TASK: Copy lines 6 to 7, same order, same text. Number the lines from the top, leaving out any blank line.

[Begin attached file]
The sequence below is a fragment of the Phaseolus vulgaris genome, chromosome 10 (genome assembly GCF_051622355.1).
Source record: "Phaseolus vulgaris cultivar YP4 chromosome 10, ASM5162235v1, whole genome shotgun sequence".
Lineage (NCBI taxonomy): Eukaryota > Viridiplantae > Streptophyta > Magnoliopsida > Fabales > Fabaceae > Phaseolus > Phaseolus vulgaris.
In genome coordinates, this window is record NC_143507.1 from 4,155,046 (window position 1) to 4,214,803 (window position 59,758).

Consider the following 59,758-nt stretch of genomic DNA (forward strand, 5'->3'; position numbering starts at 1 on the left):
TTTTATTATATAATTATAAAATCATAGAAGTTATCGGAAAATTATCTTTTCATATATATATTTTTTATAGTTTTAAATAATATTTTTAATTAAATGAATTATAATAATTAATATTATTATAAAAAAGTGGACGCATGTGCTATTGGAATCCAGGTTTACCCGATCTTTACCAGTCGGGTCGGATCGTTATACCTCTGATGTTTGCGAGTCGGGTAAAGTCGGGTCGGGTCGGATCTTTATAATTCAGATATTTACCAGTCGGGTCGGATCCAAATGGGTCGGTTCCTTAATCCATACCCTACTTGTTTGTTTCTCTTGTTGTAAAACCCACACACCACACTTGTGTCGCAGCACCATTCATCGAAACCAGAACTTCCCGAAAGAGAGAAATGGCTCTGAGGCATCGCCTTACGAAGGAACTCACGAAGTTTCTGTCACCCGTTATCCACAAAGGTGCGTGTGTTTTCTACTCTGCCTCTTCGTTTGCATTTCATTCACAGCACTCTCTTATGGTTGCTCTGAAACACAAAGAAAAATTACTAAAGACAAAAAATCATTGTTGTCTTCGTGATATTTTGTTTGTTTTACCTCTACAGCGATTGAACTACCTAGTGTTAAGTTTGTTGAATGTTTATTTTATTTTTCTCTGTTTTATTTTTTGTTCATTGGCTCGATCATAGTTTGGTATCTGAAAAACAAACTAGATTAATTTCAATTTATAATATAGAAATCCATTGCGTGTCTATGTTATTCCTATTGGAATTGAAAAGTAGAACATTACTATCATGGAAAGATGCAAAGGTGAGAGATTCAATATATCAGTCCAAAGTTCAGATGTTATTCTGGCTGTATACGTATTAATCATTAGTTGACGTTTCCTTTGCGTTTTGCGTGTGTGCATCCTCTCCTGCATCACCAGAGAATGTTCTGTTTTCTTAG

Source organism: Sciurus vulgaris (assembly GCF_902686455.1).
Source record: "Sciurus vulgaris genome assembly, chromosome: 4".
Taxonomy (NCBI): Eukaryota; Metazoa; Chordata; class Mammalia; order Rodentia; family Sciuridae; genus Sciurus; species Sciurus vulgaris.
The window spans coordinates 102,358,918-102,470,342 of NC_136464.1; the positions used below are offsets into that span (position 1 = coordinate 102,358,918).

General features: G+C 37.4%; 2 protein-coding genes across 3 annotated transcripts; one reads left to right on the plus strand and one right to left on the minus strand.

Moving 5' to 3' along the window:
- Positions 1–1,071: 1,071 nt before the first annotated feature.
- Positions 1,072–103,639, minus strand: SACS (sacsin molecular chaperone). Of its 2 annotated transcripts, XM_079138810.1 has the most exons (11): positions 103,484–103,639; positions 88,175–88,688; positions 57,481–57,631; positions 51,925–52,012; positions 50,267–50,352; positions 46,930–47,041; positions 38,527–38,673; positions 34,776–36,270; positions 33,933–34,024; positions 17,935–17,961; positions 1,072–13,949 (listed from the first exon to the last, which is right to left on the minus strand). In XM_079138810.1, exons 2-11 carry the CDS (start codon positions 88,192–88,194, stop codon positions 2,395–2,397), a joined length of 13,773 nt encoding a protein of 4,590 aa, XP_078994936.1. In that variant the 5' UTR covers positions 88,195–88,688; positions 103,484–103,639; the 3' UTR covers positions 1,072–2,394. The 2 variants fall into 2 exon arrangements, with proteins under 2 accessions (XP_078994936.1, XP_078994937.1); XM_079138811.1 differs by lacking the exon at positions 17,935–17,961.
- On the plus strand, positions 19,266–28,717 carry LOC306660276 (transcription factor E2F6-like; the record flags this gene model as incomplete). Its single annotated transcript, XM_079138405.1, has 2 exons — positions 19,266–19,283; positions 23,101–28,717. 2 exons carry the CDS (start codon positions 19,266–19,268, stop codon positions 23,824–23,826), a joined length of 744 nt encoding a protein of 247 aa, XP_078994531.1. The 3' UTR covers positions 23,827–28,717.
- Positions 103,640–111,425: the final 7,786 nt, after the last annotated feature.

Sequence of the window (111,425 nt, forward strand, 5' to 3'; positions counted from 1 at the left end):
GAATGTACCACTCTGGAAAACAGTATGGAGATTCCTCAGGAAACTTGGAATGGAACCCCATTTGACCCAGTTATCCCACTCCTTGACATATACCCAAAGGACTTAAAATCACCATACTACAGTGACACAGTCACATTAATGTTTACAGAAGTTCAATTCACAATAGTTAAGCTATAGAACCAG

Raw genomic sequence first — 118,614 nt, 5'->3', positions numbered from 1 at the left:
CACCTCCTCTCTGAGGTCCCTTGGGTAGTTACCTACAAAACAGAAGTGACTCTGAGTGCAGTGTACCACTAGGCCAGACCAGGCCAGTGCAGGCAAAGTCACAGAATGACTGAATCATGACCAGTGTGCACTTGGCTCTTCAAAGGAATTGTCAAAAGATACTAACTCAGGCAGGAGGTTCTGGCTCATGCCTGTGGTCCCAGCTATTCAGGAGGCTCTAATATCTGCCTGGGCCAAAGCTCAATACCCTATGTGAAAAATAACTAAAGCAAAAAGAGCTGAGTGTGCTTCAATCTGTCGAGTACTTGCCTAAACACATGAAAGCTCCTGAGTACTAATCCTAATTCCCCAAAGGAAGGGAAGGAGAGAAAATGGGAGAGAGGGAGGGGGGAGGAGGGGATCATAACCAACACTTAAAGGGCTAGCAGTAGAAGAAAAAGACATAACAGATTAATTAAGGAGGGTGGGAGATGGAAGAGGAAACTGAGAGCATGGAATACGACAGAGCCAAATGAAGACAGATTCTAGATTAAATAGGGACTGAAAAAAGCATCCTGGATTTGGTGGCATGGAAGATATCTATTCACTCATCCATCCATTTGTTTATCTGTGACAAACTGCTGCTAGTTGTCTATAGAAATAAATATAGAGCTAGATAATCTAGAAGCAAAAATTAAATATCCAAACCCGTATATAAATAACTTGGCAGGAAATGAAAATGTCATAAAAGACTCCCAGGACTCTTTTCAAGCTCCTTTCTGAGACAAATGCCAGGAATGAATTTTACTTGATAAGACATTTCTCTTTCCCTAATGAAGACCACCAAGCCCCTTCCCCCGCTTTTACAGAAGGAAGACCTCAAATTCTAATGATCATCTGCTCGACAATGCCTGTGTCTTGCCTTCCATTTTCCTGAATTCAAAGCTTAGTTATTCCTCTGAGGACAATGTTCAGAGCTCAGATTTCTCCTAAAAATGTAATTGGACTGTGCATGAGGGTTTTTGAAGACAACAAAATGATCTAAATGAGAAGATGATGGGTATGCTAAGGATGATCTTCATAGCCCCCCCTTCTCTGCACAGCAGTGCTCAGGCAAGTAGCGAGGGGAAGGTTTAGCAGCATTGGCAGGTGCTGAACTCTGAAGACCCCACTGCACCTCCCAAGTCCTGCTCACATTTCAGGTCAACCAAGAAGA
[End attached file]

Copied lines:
TTTTATTATATAATTATAAAATCATAGAAGTTATCGGAAAATTATCTTTTCATATATATATTTTTTATAGTTTTAAATAATATTTTTAATTAAATGAATTATAATAATTAATATTATTATAAAAAAGTGGACGCATGTGCTATTGGAATCCAGGTTTACCCGATCTTTACCAGTCGGGTCGGATCGTTATACCTCTGATGTTTGCGAGTCGGGTAAAGTCGGGTCGGGTCGGATCTTTATAATTCAGATATTTACCAGTCGGGTCGGATCCAAATGGGTCGGTTCCTTAATCCATACCCTACTTGTTTGTTTCTCTTGTTGTAAAACCCACACACCACACTTGTGTCGCAGCACCATTCATCGAAACCAGAACTTCCCGAAAGAGAGAAATGGCTCTGAGGCATCGCCTTACGAAGGAACTCACGAAGTTTCTGTCACCCGTTATCCACAAAGGTGCGTGTGTTTTCTACTCTGCCTCTTCGTTTGCATTTCATTCACAGCACTCTCTTATGGTTGCTCTGAAACACAAAGAAAAATTACTAAAGACAAAAAATCATTGTTGTCTTCGTGATATTTTGTTTGTTTTACCTCTACAGCGATTGAACTACCTAGTGTTAAGTTTGTTGAATGTTTATTTTATTTTTCTCTGTTTTATTTTTTGTTCATTGGCTCGATCATAGTTTGGTATCTGAAAAACAAACTAGATTAATTTCAATTTATAATATAGAAATCCATTGCGTGTCTATGTTATTCCTATTGGAATTGAAAAGTAGAACATTACTATCATGGAAAGATGCAAAGGTGAGAGATTCAATATATCAGTCCAAAGTTCAGATGTTATTCTGGCTGTATACGTATTAATCATTAGTTGACGTTTCCTTTGCGTTTTGCGTGTGTGCATCCTCTCCTGCATCACCAGAGAATGTTCTGTTTTCTTAG

Source organism: Sciurus vulgaris (assembly GCF_902686455.1).